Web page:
One wouldn’t think that a 20-year old University student from the United States would find much in common with a 56-year old Zionist church leader from Swaziland. But when you listen to someone’s story, there’s usually something that helps you connect. Lyndall Stephenson, who has been volunteering at Heartlines, knows what it is like to move to a new country and city alone, and how intimidating this can be, especially as a woman. Listening to Cebsile Abigail Khumalo’s story, who shared at a What’s Your Story? workshop with members of the Zionist Church in Zondi in Soweto, Lyndall says, “Cebsile’s story was touching to me in many ways”.
Here’s more of Cebsile’s story, through Lyndall’s eyes.
Cebsile has been with the Zionist Church for seven years, but originally grew up Catholic. She was born in Swaziland, 1963 to a single mother, the sixth of eight children. “I started my grade 1 in 1970, and during primary school life was not so easy because I am from a very underprivileged home. We ate pap every day, breakfast, lunch, and dinner. I did not know my father, but I heard that he had passed on.”
Despite her monetary limitations growing up, Cebsile managed to complete her matric in 1981 with the dream of becoming a teacher. However, she was not able to get into a university until five years later. Even though it was a primary school training college, on qualifying Cebsile had to again put her dreams of being a primary school teacher on hold, as there were no available primary school teaching positions, so she started teaching in high school.
After that, she worked for the United Nations (UN) for five years teaching refugees in a refugee camp. During this time, she got married, however this was not a happy marriage. “That was a very painful one because it was very abusive. He never beat me, but God never blessed me with any kids.”
Cebsile explained how her husband was emotionally abusive towards her, saying “he used to bring home pictures of the kids that he had outside of our marriage and say, look they look just like me.” Eventually, she divorced him, as he stopped coming home and was staying with other women.
Even though Cebsile wasn’t able to have children, she did not have a childless home. With all her brothers and sisters, she became a second mother to many of their children. “All of these kids I had on my shoulders. Even that guy that I married had kids outside, and I took them in. One of them is a teacher, another is studying home economics.”
After her divorce, she decided to continue with her education, and went to a college associated with Wits University to get her BEd Honours. In 2010, she decided to come to Johannesburg and look for a job.
“I love the small ones. But I started out teaching Maths, English, and Life Orientation to grade 5, 6, and 7.” One day, Cebsile was finally given the chance to teach primary school children. As fate would have it, one of the ladies teaching grade 1 became ill, and Cebsile asked the school to giver the opportunity to take over her classes.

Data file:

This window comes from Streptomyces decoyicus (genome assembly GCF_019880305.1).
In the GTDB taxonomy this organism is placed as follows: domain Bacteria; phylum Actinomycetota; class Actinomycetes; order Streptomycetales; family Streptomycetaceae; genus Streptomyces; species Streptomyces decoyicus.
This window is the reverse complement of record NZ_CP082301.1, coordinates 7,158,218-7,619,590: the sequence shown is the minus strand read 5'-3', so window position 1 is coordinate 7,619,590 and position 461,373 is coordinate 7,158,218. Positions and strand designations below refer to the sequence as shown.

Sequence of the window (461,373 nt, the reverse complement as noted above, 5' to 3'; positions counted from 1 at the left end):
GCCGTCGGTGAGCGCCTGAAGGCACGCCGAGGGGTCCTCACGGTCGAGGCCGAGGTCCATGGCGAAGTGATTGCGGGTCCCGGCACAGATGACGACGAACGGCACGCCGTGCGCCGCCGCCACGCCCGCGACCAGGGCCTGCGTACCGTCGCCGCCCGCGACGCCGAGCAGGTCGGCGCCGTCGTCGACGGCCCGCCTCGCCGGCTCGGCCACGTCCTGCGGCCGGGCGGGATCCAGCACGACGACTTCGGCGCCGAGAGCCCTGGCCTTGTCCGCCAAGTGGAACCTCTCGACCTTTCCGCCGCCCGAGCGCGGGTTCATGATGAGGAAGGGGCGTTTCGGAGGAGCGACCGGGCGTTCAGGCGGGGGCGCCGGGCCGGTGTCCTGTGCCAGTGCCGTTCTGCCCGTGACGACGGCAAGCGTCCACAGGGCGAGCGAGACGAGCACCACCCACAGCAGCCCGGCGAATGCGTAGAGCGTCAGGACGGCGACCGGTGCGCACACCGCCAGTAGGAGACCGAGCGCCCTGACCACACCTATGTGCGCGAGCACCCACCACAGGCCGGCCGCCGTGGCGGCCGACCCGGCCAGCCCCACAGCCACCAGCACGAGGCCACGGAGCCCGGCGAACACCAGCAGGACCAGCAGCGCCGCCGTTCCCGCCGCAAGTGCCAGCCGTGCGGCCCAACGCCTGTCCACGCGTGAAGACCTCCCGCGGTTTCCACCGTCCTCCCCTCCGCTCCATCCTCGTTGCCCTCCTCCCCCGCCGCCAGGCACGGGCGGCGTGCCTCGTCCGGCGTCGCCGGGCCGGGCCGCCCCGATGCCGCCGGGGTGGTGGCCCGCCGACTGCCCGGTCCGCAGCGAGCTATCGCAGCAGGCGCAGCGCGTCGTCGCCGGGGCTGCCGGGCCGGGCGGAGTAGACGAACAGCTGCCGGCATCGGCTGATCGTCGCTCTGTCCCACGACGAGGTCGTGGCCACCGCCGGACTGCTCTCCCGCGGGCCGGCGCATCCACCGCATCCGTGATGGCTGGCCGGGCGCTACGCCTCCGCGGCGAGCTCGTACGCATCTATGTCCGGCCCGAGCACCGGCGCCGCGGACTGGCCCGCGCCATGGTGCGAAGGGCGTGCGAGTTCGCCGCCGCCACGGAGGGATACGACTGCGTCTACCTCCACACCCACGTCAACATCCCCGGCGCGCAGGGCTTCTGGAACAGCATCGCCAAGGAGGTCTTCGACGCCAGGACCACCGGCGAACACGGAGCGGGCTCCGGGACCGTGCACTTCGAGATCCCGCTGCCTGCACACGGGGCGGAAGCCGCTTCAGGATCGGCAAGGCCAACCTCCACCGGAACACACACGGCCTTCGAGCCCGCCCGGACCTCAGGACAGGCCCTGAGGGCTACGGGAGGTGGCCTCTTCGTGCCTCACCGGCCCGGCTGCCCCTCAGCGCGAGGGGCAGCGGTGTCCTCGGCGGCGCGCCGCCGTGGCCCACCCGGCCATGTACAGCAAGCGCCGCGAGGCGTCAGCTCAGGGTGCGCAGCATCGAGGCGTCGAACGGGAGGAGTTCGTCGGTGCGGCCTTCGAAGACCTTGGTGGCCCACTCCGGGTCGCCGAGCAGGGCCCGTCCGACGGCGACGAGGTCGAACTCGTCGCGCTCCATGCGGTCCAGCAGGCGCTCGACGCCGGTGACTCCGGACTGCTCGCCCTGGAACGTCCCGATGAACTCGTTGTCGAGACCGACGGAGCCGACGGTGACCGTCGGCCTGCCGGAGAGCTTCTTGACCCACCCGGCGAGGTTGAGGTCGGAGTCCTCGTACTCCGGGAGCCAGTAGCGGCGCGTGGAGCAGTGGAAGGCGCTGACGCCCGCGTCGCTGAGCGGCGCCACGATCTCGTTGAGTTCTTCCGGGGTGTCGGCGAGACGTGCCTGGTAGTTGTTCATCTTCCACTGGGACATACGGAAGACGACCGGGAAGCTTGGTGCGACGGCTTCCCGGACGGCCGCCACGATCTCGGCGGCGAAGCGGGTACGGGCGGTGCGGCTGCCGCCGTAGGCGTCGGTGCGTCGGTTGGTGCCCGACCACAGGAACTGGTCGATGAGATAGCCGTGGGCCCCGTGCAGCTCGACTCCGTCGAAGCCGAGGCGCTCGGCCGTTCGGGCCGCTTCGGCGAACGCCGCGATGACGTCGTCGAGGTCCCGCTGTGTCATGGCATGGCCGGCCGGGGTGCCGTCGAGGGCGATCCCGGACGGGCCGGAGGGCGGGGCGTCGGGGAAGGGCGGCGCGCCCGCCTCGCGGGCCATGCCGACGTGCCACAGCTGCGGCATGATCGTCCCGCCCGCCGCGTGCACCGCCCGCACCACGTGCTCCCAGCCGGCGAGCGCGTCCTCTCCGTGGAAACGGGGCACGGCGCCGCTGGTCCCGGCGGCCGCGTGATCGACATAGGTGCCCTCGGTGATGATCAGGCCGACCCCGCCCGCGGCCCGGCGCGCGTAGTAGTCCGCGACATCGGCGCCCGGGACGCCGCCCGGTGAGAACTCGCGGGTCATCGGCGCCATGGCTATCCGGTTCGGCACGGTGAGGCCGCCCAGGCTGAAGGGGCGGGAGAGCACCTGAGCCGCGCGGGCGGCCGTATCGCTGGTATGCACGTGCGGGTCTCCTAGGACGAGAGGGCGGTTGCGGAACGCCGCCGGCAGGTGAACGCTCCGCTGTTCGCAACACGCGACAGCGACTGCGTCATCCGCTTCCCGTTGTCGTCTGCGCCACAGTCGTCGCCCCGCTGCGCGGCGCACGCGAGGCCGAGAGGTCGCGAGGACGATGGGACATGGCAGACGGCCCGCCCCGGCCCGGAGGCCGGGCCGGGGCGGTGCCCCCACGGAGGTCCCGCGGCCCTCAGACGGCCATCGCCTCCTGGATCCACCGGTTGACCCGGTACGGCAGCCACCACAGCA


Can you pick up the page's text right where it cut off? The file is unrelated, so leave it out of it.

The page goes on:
In 2017, Cebsile’s mother passed away at the age of 93. This was a hard moment for Cebsile as she had a very close relationship with her mother, even though they lived far apart. She reflected on her mother and her memories of her, saying “my mother was a very sweet lady. A sad thing growing up was going to sleep with no food. She was a domestic worker, and every month she would collect the left over bread from the house she was working at and send it home for us kids. Bread was like meat to us, because we never used to have bread. It was just a home of nothing.”
Cebsile said that one of the most important things she cherished about her mom was her wishing her good luck in Johannesburg, “we would sit together and talk, and I said I’m going to Joburg, and she said, good luck my child, I wish you good luck. And that's what I believe opened doors for me.”
There was light in this time of sadness for Cebsile and she found love again. “One day he said, I want to go to church with you. I said, ‘You are so old where is your wife?’ He said they had been separated four years, and I told him I was also divorced. Then we started dating. Unlike before, everything was full of love. Now we are planning on getting married.”
What I found inspiring about Cebsile’s story was the patience and perseverance she had in order to finish her degree, and finally be teaching the age group that she wanted, but especially the fact that she opened her home not only to her siblings’ children, but also to the children of her unfaithful husband, and loved and cared for them as if they were her own. This takes immense love and generosity, and I only hope to be able to show the same kind of love and generosity in my own life as well - Lyndall.
Storytelling – a simple but effective tool for changeRead more about Storytelling – a simple but effective tool for change
You may also like
Reconciling riot hotspots through sports and storytelling
The July unrest in KwaZulu-Natal escalated racial tensions in the province. Heartlines and church leaders are working to bring change and reconciliation.
Unrest recovery sparks renewed commitment to reconciliation efforts
Church leaders in the violence-struck areas of Phoenix, Inanda, Ntuzuma, KwaMashu and Umhlanga/Durban North (PINKU) came together in a two-day process at the end of September in a renewed effort to build bridges following the unrest that tore through the region in July.Read more about Unrest recovery sparks renewed commitment to reconciliation efforts